Kissing is awesome.
I’ve wanted this for a long time but was afraid to get it for reasons I don’t like to share. I decided I was ready when Sara’s car caught fire and finally got it in my kitchen full of people at 3am the other night two days after PIX Fest. My best friend did it. I screamed. Chaos is the only thing.

I’ve wanted this for a long time but was afraid to get it for reasons I don’t like to share. I decided I was ready when Sara’s car caught fire and finally got it in my kitchen full of people at 3am the other night two days after PIX Fest. My best friend did it. I screamed. Chaos is the only thing.

Six months of winter
They go on and on.
I feel absolutely nothing
Until the frost is gone.
It bites me till I’m
numb-er
Then I remember summer,
That’s when I know
Life will start again.

I’m not living half a life,
I’m living twice as hard,
Half the time.

Romanticise depression
Until it’s fun.
I wanna ride home
In the warmth of the sun.
The optimist in me has won,
How naive is that?
It’ll just come back around,
And that’s a fact.

I dropped out of high school five years ago, sparking a string of events eventually leading to me getting this in the tip jar at my dream job last week.

I dropped out of high school five years ago, sparking a string of events eventually leading to me getting this in the tip jar at my dream job last week.

softerworld:

A Softer World: 1116
(please do)
buy this print

policymic:

Activists cover anti-homeless spikes with cement

According to a Vice report, “a left-wing activist group” called the London Black Revolutionaries (LBR) decided to do some redecorating at a Tesco market on Regent Street, one of the sites with the so-called “anti-homeless studs.” Early Thursday morning, several vigilantes showed up outside the store in construction gear, covering the studs with cement.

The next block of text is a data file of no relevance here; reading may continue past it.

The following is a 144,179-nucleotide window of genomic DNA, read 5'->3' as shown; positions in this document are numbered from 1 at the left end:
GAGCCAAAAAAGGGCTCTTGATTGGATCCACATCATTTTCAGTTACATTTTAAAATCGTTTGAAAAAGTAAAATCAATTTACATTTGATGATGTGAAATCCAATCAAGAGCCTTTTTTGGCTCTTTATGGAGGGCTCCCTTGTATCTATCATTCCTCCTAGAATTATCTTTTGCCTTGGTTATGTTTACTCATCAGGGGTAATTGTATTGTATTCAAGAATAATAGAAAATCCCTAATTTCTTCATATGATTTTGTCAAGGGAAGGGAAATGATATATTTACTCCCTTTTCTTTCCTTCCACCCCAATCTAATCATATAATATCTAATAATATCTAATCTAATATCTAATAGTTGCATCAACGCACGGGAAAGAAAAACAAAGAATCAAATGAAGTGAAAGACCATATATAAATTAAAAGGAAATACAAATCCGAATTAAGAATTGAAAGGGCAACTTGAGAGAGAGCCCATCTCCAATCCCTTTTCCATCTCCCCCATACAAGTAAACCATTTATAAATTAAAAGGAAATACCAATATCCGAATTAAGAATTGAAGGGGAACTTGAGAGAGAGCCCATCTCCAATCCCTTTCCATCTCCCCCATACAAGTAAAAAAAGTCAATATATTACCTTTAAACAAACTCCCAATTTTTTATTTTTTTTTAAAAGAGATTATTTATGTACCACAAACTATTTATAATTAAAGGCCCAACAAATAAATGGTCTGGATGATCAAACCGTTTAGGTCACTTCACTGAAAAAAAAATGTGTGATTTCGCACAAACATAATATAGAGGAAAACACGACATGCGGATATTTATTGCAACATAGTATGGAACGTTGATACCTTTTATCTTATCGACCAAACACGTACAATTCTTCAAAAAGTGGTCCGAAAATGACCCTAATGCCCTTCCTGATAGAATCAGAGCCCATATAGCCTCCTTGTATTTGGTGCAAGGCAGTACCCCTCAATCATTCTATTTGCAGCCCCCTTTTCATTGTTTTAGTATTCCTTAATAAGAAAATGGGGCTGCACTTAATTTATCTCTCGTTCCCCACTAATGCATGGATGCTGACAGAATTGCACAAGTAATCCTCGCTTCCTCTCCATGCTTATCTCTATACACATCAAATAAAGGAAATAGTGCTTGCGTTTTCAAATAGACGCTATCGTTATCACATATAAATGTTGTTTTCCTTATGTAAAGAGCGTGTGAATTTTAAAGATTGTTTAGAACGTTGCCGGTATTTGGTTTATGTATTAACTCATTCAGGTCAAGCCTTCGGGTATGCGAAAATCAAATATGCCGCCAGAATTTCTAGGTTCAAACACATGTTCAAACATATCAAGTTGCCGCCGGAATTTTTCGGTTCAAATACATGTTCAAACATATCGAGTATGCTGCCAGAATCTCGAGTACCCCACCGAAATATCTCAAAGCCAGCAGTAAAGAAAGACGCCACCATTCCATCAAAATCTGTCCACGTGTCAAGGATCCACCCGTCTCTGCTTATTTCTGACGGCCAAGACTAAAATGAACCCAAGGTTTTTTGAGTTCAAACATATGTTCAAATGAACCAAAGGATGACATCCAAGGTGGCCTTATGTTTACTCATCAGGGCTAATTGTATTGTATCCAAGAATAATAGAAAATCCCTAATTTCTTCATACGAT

Read more | Follow policymic

YES.

As a university tutor in my hometown, a city which is roughly 40% black and 37% white, I still had students asking me, “Do they just never learn how to talk right?” I pull up a chair when this happens, “Listen up, gang.” So what do I tell them? Well, the goal is to convey that, scientifically speaking, non-standard varieties of English such as the English spoken by Rachel Jeantel and the ‘proper English’ they’ve been taught are equally communicative. I go over the differences and point out that both have a rule system that must be followed to speak convincingly.

But then, I don’t see why there should need to be that justification. So I end up trying to teach respect. If they have a student that speaks a non-standard variety of English, they need to understand that that student is therefore competent in understanding at least two versions of English: the version they speak at home and other safe environments, and the one forced upon them when listening to you. Respect that.

The alarmingly pervasive idea that standard English equates to ‘good grammar’ and non-standard English equates to ‘bad grammar’ is false and exclusionary. When it’s used in conjunction with intelligence and credibility of a young black woman, it’s reminiscent of the faulty scientific racism of “The Bell Curve.” But language shaming is currently acceptable behavior in the status quo. It is one of the last bastions of unabashed racism and classism.

pterin:

Hurley the big white one eared rabbit lives a tough life. He’s also kind of a jerk.

LOOK AT HIM!

Trying to remember that under the fat on my squishier-than-usual thighs, there are muscles that can pedal me through Prospect Hill without getting off my bike to walk. I need to appreciate that.

I’ve not been this large since high school. I know my weight gain was probably healthy because I left a house where we couldn’t afford food. The “no money diet,” as my dad called it.

But god damn, I hate that every reflection feels like a fun-house mirror version of myself. It’s weird what a difference 10 pounds makes.